School of Medicine


Showing 11-20 of 57 Results

  • Carolyn Lee MD PhD

    Carolyn Lee MD PhD

    Assistant Professor of Dermatology

    BioA native of Queens, New York, Dr. Carolyn Lee joined the Stanford Dermatology faculty in February of 2016 as a specialist in the management of patients at a high risk for developing skin cancer. This year, she has been a featured presenter at both the Society for Investigative Dermatology Annual Meeting and the Gordon Research Conference on Epithelial Differentiation and Keratinization. Dr. Lee graduated with honors from Yale University in 1998 with a BS in Biology and received her MD and PhD from Georgetown University with a specialty in tumor biology in 2006. She completed her Dermatology residency at Stanford in 2010 and a Postdoctoral Fellowship in epithelial biology in the lab of Dr. Paul Khavari in December of 2015. Dr. Lee possesses a strong interest in understanding the mechanisms of high-risk non-melanoma skin cancer and is currently a member of Stanford’s High-Risk Non-Melanoma Skin Cancer Working Group.

  • Jennifer Lee

    Jennifer Lee

    Associate Professor of Medicine (Endocrinology) and, by courtesy, of Epidemiology and Population Health

    Current Research and Scholarly InterestsI am a clinical scientist (PhD epidemiology), endocrinologist, and CMO at VAPA Cooperative Studies Program Coordinating Center. My group does pattern and prediction mapping along the life-course of interventions/outcomes and how healthcare system can positively impact health longitudinally. We use novel molecular epi, 'big' data like EHRs using multiple designs/methods/technologies. These interests cut across multiple complex chronic diseases and lifespan.
    https://med.stanford.edu/jleelab.html

  • Wonjae Lee

    Wonjae Lee

    Instructor, Neurosurgery

    Current Research and Scholarly InterestsOne of the key characteristics of life is the dynamic cross-scale interactions across different levels of biological organization, such as molecules, genes, cells, tissues, organs and an organism, in their own multi-scaled environmental contexts. The dynamic property of these interactions results in variation in physiological traits across individuals, shaping individuality of an organism. The overall research direction of my laboratory is to establish in vitro experimental platforms in which we can investigate this cross-scale interaction efficiently to develop personalized therapeutic strategies. Because many aspects of cross-scale interactions are mediated by blood circulation and crosstalk between the vasculature and perivascular tissues, our current efforts are focused on engineering the functional vasculatures in pathophysiological conditions of various human tissues. We have successfully developed in vitro experimental models equipped with the capacity of real-time monitoring of individual cell behaviors, which enables effective identification of the vascular routes that induce desirable behaviors of endogenous or exogenously grafted cells. Our in vitro model allows precise and independent control of the experimental parameters in highly time- and cost- efficient ways and facilitates the development of therapeutic and preventive treatment strategies in consideration of the phenotype variations across the patient population.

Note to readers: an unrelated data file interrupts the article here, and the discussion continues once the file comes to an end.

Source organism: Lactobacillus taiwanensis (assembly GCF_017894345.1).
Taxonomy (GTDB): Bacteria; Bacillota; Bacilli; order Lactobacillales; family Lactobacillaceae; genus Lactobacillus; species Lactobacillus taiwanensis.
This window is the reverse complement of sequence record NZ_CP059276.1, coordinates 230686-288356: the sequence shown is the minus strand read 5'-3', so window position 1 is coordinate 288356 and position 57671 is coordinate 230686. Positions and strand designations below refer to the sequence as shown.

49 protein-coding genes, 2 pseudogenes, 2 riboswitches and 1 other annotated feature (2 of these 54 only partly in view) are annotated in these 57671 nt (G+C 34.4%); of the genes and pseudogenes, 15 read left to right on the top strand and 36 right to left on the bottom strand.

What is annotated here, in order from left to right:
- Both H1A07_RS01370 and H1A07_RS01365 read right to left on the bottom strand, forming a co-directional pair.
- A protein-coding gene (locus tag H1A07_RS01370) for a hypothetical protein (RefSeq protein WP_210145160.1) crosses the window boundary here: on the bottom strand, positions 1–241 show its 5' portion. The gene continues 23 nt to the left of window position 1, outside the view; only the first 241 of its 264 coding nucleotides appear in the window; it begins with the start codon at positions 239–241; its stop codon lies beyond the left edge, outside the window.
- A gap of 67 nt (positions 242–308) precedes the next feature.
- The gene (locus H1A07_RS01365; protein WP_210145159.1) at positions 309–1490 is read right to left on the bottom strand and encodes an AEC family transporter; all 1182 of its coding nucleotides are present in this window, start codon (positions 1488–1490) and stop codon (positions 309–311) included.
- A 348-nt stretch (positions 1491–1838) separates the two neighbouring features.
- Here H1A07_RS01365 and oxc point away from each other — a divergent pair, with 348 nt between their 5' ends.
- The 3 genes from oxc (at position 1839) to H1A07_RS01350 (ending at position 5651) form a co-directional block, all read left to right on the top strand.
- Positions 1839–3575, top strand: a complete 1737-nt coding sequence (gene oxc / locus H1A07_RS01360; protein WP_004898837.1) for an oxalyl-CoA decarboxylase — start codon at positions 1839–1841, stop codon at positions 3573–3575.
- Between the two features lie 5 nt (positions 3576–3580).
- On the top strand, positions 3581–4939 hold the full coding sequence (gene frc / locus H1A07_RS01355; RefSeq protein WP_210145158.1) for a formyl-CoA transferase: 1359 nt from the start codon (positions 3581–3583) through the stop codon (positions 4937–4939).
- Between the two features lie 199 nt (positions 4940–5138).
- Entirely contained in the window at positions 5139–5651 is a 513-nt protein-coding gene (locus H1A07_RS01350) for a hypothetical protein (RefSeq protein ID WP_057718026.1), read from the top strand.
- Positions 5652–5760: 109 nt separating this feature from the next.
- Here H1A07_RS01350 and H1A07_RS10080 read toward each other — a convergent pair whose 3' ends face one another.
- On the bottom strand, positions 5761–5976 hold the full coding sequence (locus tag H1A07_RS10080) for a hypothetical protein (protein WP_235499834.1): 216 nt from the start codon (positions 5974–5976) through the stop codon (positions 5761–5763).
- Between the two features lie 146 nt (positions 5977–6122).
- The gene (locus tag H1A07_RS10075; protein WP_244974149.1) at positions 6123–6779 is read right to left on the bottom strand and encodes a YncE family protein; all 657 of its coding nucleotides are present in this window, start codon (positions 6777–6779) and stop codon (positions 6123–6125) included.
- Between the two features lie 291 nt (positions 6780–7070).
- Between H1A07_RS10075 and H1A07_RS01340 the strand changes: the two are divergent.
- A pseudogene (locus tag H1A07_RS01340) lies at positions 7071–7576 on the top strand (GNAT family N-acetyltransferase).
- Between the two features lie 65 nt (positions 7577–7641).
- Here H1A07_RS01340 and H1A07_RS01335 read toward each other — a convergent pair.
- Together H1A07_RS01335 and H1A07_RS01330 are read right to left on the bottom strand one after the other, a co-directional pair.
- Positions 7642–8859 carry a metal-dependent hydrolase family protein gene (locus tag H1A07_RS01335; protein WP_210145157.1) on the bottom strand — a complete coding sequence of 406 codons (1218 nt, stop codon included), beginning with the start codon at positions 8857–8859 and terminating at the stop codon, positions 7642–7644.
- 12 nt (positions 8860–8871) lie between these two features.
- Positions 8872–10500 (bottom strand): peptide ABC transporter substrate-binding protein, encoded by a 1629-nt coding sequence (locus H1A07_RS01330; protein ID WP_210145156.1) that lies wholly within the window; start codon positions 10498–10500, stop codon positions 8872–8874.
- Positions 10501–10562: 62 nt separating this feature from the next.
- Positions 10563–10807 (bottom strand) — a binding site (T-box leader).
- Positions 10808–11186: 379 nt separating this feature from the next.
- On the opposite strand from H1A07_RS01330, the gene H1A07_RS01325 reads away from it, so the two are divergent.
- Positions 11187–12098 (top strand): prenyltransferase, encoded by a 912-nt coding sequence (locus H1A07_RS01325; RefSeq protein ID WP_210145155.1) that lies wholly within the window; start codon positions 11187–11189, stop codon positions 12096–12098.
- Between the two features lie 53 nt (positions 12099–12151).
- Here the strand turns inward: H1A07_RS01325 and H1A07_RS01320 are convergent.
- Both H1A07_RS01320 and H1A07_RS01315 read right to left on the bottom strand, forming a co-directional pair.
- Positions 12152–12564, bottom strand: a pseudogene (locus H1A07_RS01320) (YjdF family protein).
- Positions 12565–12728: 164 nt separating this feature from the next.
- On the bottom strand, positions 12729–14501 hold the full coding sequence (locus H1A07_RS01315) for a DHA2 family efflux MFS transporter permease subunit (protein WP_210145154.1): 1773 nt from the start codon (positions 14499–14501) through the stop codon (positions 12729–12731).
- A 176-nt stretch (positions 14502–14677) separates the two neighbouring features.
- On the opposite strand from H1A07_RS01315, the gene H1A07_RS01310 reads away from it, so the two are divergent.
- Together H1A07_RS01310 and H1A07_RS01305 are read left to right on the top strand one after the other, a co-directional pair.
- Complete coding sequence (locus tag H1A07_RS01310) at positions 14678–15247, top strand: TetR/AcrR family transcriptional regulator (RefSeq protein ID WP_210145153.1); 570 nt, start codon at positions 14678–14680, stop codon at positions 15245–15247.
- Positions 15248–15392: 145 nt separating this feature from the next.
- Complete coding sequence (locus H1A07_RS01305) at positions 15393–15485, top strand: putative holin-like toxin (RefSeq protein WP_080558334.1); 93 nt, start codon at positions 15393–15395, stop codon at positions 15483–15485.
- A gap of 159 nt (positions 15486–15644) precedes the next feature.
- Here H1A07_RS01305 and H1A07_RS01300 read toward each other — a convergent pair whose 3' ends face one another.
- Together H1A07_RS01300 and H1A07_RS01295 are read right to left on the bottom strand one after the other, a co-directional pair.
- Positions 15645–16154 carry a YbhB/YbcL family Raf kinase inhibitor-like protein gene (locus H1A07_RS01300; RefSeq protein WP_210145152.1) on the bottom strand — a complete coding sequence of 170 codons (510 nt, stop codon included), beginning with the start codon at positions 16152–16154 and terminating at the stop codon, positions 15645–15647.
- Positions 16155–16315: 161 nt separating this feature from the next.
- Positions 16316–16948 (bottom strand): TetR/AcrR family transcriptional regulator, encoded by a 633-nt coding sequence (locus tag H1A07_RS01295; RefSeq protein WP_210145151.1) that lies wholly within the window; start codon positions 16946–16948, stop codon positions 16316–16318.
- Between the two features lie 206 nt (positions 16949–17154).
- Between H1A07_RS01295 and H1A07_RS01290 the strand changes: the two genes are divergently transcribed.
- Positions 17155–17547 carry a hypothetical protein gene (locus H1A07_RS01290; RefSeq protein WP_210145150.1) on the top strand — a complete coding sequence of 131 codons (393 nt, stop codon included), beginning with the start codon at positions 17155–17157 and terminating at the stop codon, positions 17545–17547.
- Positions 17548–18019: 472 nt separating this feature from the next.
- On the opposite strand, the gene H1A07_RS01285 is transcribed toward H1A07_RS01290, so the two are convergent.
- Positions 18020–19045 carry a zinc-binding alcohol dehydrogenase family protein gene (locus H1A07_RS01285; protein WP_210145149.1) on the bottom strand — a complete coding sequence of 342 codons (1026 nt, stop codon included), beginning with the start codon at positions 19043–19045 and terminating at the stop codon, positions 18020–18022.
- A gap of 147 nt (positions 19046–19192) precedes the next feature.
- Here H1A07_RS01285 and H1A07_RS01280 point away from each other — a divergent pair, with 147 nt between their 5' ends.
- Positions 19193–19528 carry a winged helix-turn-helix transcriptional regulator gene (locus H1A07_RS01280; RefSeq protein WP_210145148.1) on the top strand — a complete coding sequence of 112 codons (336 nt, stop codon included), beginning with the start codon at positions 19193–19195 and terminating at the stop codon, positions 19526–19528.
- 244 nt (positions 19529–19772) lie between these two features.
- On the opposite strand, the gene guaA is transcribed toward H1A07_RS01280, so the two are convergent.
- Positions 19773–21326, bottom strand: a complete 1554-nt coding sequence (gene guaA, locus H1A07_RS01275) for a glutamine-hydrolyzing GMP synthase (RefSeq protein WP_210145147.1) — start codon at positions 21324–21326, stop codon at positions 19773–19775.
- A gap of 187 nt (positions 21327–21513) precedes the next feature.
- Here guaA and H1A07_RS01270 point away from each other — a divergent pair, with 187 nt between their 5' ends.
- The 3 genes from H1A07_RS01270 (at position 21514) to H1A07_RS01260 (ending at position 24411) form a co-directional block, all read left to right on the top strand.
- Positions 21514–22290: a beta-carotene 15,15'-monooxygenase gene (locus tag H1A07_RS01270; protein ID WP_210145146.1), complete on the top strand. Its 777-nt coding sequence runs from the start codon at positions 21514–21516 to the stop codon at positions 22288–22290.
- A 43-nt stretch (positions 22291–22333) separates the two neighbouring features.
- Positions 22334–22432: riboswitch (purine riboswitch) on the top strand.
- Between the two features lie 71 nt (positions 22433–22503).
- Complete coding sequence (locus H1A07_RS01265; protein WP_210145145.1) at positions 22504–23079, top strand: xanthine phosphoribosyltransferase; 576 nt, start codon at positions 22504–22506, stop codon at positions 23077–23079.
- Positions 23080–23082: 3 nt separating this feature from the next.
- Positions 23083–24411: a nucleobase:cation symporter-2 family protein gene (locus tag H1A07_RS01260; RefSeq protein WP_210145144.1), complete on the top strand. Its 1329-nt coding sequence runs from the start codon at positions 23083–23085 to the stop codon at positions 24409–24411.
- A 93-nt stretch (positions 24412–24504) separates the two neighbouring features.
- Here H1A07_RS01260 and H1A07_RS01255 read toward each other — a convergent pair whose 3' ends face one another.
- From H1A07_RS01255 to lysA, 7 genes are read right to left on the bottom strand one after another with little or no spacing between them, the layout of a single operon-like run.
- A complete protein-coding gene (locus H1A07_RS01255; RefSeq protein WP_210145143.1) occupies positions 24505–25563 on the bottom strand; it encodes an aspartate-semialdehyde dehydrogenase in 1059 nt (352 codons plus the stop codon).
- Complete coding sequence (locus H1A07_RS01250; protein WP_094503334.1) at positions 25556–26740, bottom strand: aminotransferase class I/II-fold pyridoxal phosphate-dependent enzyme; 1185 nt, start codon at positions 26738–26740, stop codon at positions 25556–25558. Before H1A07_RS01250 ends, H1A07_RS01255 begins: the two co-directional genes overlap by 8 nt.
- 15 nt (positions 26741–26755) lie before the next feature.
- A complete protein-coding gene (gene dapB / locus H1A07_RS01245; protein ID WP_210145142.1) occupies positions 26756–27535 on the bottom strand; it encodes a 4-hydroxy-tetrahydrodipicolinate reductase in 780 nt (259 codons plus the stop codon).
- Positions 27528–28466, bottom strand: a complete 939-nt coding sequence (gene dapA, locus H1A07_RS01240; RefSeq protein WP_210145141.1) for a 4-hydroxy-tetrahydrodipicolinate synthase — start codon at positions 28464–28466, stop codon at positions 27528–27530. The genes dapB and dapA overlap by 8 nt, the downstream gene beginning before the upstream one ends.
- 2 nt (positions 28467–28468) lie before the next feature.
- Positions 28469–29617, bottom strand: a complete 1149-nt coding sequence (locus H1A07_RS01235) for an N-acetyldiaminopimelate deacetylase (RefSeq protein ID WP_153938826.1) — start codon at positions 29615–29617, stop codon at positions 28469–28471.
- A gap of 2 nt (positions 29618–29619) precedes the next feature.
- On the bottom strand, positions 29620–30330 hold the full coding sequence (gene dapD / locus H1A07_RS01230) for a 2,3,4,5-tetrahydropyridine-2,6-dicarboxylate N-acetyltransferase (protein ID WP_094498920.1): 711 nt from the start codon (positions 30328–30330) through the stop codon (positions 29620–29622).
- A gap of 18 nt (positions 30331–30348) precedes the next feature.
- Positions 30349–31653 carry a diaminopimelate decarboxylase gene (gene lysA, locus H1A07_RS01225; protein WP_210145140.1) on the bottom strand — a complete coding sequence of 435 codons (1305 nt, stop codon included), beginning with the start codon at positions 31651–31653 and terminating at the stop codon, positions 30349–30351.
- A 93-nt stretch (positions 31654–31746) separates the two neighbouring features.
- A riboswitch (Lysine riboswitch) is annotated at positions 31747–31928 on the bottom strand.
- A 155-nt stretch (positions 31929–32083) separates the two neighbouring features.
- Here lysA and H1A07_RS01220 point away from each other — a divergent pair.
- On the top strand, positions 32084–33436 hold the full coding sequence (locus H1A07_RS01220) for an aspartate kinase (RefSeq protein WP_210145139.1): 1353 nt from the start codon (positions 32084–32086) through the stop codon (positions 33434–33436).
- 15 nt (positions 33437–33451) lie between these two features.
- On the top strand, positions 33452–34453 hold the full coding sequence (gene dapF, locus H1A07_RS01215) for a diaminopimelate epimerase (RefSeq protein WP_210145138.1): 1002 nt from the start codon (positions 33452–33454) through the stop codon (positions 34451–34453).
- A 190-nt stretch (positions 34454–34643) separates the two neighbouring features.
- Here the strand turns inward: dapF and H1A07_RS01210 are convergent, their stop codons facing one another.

• John Leppert

    John Leppert

    Professor of Urology and, by courtesy, of Nephrology

    Current Research and Scholarly InterestsOur research aims to improve the global quality of care for patients with Urologic Cancer with a particular focus on kidney cancer. We are investigating novel proteomic platforms and assays to diagnose kidney cancer and predict response to therapy. We are evaluating the comparative effectiveness of various kidney cancer surgeries and their impact on chronic kidney disease and its downstream effects. We are applying epidemiology, bioinformatics, and health services methods to urologic conditions.

  • Craig Levin

    Craig Levin

    Professor of Radiology (Molecular Imaging Program at Stanford/Nuclear Medicine) and, by courtesy, of Physics, of Electrical Engineering and of Bioengineering
    On Partial Leave from 09/01/2021 To 08/31/2022

    Current Research and Scholarly InterestsMolecular Imaging Instrumentation
    Laboratory

    Our research interests involve the development of novel instrumentation and software algorithms for in vivo imaging of cellular and molecular signatures of disease in humans and small laboratory animal subjects.

  • Ronald Levy, MD

    Ronald Levy, MD

    Robert K. and Helen K. Summy Professor in the School of Medicine

    Current Research and Scholarly InterestsClinical Interests: lymphoma. Research Interests: Immunology and molecular biology of lymphoid malignancy; molecular vaccines for cancer.